”Thinking about justice in this way respects each individual as a free, independent individual, capable of choosing our own values and goals, undefined or influenced by identities brought about by history, tradition, or inherited status …that’s a very strong theory for Rawls,” Sandel noted.
In his 1980 book of fame, the young Sandel’s critique was that Rawls, while understandable in his ambitions, had to remain completely neutral among the competing notions of what defines “good life.” , and then derive the principles of justice and right, it is impossible.
In 2011, Sandel gave a speech at Fudan University.
Sandel later described his core idea this way: When people enter the “public square” to debate the meaning of justice and rights, if they are asked to, they should first mask their personal beliefs about their history, tradition, culture, morals, and religious allegiance. If you lose it, you will lose something important about ethics and citizenship. “So, I propose: When we as citizens together reason and think about the meaning of justice and rights, we should not set aside our ethical, spiritual traditions, beliefs, ideas. Instead, we should use They, using these, accompany our notion of the ‘good life.'”
Sandel argues that Rawls places an inappropriate priority on the individuality and rights of the individual, ignoring the collectiveness and commonality of people. The starting point of its theory is the solitary person whose only pursuit and consideration is his own rights. He argues that Rawls places right before “good” and presupposes a metaphysical view of human nature and the self, that is, in Rawls’s eyes, man is a detachment from The existence of the environment without the characteristics of experience, dedicated to defending its legitimate rights, only considers “what is mine” from a personal point of view, and does not care about “what I am”.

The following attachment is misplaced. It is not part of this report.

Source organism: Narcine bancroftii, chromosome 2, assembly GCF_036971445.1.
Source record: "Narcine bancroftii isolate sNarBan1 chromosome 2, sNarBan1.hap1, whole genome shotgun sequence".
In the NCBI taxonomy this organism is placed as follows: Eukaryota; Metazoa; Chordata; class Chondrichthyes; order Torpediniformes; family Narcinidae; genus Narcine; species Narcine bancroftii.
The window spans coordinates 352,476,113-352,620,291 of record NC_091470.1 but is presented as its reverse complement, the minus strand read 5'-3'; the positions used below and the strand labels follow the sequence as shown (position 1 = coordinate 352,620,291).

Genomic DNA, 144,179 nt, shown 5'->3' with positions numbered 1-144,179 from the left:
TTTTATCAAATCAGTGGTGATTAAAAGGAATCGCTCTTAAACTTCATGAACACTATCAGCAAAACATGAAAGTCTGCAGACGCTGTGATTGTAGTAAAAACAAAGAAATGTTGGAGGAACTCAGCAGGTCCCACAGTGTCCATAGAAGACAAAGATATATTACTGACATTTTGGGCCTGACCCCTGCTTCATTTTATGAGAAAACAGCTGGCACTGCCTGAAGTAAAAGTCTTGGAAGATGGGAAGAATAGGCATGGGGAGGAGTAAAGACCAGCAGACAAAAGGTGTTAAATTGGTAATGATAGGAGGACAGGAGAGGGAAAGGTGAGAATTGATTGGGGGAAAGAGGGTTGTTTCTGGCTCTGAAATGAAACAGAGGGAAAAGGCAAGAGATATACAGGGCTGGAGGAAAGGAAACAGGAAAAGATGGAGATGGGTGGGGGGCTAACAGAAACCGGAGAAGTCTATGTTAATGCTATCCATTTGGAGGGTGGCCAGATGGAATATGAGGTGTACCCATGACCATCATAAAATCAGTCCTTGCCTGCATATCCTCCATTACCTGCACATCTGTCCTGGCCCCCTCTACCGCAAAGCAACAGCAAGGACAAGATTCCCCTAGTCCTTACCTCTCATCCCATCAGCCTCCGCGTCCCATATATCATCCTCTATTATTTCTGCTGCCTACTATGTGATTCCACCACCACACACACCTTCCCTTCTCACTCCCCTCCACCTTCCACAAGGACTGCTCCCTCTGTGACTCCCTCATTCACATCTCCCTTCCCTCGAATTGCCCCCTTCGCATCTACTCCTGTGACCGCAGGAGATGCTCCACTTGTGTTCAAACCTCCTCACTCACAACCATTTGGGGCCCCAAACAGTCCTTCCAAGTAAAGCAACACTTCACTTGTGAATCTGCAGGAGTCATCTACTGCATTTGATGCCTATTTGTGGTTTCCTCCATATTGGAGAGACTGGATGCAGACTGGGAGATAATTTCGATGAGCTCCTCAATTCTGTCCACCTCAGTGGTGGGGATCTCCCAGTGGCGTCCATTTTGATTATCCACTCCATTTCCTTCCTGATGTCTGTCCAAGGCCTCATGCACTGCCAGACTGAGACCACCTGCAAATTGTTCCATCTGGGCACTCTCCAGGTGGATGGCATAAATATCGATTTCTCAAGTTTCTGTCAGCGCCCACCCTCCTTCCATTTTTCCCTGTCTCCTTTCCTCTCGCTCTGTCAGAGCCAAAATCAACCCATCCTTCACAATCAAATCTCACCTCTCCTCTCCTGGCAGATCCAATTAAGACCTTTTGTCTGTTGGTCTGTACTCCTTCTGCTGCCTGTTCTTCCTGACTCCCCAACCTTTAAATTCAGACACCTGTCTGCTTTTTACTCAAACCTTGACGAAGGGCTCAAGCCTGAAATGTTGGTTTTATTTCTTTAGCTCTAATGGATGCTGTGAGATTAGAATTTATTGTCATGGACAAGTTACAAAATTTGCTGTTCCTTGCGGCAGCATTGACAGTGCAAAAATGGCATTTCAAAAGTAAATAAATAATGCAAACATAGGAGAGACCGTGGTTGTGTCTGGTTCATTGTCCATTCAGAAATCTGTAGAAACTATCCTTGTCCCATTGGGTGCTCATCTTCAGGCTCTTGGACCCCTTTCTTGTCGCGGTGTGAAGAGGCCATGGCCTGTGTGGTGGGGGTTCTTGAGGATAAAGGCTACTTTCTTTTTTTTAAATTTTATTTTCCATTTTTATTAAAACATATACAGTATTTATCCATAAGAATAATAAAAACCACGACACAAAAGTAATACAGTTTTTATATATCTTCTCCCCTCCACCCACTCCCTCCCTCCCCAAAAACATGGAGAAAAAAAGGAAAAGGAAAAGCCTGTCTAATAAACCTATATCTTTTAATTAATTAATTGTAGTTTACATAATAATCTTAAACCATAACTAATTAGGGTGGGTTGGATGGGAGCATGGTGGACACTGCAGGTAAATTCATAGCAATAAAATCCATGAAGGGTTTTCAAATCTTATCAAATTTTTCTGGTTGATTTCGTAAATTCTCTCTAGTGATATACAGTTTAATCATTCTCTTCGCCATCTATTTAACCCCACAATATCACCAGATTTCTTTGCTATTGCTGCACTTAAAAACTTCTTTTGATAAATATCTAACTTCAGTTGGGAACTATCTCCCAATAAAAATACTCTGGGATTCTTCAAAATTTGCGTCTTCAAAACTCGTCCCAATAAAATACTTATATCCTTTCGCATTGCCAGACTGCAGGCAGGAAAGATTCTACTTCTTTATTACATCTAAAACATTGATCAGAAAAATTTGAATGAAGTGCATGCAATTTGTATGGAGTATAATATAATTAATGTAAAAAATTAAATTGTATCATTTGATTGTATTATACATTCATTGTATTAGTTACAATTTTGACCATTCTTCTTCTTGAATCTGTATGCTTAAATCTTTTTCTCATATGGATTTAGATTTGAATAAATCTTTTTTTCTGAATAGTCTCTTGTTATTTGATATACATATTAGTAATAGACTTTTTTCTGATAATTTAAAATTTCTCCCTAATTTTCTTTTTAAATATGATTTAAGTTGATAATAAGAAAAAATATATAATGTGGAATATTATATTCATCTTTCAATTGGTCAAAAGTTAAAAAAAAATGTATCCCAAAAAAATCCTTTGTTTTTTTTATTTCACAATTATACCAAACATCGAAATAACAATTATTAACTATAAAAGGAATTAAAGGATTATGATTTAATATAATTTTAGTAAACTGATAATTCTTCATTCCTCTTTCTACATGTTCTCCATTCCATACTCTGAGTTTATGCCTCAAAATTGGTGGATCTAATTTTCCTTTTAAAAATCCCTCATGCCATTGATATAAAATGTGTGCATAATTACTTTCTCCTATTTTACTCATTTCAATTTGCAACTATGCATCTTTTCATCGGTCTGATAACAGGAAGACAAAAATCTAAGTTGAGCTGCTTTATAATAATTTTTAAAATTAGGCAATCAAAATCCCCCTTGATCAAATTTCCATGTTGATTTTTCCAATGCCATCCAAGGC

This is a tit-for-tat proposition with Rawls, who advocates replacing the “politics of rights” centered on individual liberties and rights with “politics of the common good.”
Rawls, known for his humble virtues, noticed the sharp attack on him by the junior. In his important book “Political Liberalism” published in 1993, he further revised and developed his “theory of justice”, and made a thoughtful response to some important criticisms including Sandel. He revised the philosophical basis of his argument, acknowledging “plural goodness” instead of “homogeneous goodness” in The Theory of Justice, and put forward the idea of ”overlapping consensus”, that is, people with different worldviews. The one common part where people share consensus on political justice. But he still insists on the principle that right takes precedence over “good”.